Clustering cities using daily patterns of human activities on the website
1) Basic knowledge of Clusters
2) Basic knowledge of Google Analytics
Holy visibility, Batman! Insights using advanced analysis tools like R is a seriously undervalued aspect of web analytics tracking. Too often, we fall into the trap of thinking Google Analytics Reports are sufficient to give all insights to us. We need to push the boundary of Google Analytics and try some advanced analysis using Data Analysis tools like R.
Our team started to take a step towards advanced level analysis using R. It’s a very impressive to use R and get some advance level insights which still lacking in the Web Analytics.
Clustering can be used for some level of Analysis. Clustering approach belongs to a class of unsupervised learning method. The hierarchical clustering method is one of the very popular in a variety of domains. In marketing, we can use Hierarchical clustering to create market/customer/product segments.
The idea of a clustering algorithm is to group data into the similar group.
Let’s have a look at an example in R using Google Analytics city report. The dataset is a city report of an e-commerce website.
I am using Google Analytics Data from the city report.
Geo ==> Location ==> City Report
# Read in the dataset data 19th Sep 2017 – 18 Oct 2017
GaData = read.csv(“data.csv”)
# Look at summary
As we’ve seen, this data gives the summary of various metrics in each city. For example, in the summary output above we can see that for the variable Revenue minimum value is 0 and a maximum value is 458,487. In other words, one city had only 0 revenue and one city had 458,487 revenue, and a lot of other cities revenues levels in between.
# Compute distances
distances = dist(GaData, method = “euclidean”)
# Hierarchical clustering
clusterCities = hclust(distances, method = “ward.D”)
# Plot the dendrogram
plot(clusterCities, labels = GaData$City)
While clustering one of the key decisions to be made is to decide on the number of clusters to use. In Hierarchical clustering can be represented by a dendrogram. Cutting a dendrogram at a certain level gives a set of clusters. Cutting at another level gives another set of clusters. How would you pick where to cut the dendrogram?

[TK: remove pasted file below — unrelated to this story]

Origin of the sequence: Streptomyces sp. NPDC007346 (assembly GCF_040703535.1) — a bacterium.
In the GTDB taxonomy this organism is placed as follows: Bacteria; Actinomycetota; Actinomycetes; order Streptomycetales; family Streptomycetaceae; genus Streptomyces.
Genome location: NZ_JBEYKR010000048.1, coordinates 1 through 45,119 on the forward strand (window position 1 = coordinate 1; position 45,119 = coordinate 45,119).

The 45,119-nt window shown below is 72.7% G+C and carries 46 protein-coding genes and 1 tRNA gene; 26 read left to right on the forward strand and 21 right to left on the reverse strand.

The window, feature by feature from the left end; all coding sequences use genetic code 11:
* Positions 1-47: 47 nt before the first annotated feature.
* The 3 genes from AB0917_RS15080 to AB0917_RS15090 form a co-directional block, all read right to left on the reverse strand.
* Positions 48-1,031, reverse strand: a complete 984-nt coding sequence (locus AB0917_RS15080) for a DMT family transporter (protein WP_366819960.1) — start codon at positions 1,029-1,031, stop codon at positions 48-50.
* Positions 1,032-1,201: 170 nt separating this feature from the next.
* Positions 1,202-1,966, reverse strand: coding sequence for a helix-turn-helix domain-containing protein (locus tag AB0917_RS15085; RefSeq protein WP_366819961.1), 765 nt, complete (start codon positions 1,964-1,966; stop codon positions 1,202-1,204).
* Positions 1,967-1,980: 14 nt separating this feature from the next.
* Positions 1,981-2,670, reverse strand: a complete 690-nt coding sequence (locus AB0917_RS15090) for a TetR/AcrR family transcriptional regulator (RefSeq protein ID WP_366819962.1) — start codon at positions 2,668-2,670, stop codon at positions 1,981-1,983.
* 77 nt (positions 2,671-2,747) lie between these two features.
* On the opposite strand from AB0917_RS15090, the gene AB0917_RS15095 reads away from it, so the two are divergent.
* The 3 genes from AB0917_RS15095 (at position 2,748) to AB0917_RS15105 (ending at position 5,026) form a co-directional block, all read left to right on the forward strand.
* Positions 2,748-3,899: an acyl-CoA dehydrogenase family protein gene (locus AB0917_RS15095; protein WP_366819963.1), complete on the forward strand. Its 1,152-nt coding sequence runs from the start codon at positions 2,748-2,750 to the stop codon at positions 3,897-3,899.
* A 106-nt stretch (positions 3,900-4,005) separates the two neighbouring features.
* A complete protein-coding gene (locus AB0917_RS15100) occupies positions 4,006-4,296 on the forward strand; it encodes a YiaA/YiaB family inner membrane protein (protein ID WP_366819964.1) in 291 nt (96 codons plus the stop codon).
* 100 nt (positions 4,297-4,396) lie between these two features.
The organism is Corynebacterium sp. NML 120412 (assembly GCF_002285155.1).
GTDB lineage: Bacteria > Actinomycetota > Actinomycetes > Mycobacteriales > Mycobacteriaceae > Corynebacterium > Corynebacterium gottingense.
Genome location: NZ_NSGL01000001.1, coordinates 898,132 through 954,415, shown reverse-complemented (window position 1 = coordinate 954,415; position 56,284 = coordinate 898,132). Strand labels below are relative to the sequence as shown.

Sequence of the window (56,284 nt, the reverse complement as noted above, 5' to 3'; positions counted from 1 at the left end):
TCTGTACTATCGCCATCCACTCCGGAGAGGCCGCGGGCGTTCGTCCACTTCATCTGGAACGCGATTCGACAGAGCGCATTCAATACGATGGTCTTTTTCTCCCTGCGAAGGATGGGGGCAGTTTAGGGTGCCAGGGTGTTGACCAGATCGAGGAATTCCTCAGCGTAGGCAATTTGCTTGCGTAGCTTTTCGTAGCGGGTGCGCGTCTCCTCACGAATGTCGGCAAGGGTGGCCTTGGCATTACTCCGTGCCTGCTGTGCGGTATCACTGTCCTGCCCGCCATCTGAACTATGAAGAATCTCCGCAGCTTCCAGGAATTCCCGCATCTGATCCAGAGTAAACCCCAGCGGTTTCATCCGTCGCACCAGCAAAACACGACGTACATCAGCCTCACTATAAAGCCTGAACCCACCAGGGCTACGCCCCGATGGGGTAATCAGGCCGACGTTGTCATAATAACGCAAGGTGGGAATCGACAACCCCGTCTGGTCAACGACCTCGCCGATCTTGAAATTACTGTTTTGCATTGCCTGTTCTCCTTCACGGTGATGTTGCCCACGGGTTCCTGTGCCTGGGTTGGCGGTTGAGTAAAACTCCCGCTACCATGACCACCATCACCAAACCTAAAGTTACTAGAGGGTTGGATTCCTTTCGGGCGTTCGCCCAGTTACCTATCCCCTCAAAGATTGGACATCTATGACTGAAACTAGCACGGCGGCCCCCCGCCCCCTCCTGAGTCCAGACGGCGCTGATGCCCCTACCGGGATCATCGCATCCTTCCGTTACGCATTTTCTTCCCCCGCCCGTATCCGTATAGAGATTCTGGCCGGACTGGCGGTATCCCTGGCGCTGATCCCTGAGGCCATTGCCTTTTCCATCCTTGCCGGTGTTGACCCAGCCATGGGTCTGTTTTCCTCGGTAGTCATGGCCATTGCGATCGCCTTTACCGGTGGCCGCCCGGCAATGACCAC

In the plot height of the vertical lines represents the distance between points or clusters and data point listed along the bottom. We want to know how to find the number of clusters by using cluster dendrogram.
It appears, from the above dendrogram, that the data can be represented by 4 clusters.
# Assign points to clusters
clusterGroups = cutree(clusterCities, k = 4)
tapply(GaData$Users, clusterGroups, mean)
tapply(GaData$NewUsers, clusterGroups, mean)
tapply(GaData$Sessions, clusterGroups, mean)
tapply(GaData$BounceRate, clusterGroups, mean)
tapply(GaData$PagesPerSession, clusterGroups, mean)
tapply(GaData$Transactions, clusterGroups, mean)
tapply(GaData$Revenue, clusterGroups, mean)
tapply(GaData$E_commerce_Conversion_Rate, clusterGroups, mean)
We cut our dendrogram at 4 which means we divide our data into 4 cluster groups. After getting cluster group we take mean of each metrics and check what is a major difference between each cluster.
From the results above we can see that there is a relatively well-defined set of groups of a cluster that is relatively distinct when it comes to answering which cities are generating most and least revenues. It is only natural to think the next steps from this sort of output. One could start to devise strategies to understand why certain cities performing the way they do and what to do about it.
Complete code and sample data for this post is available on GitHub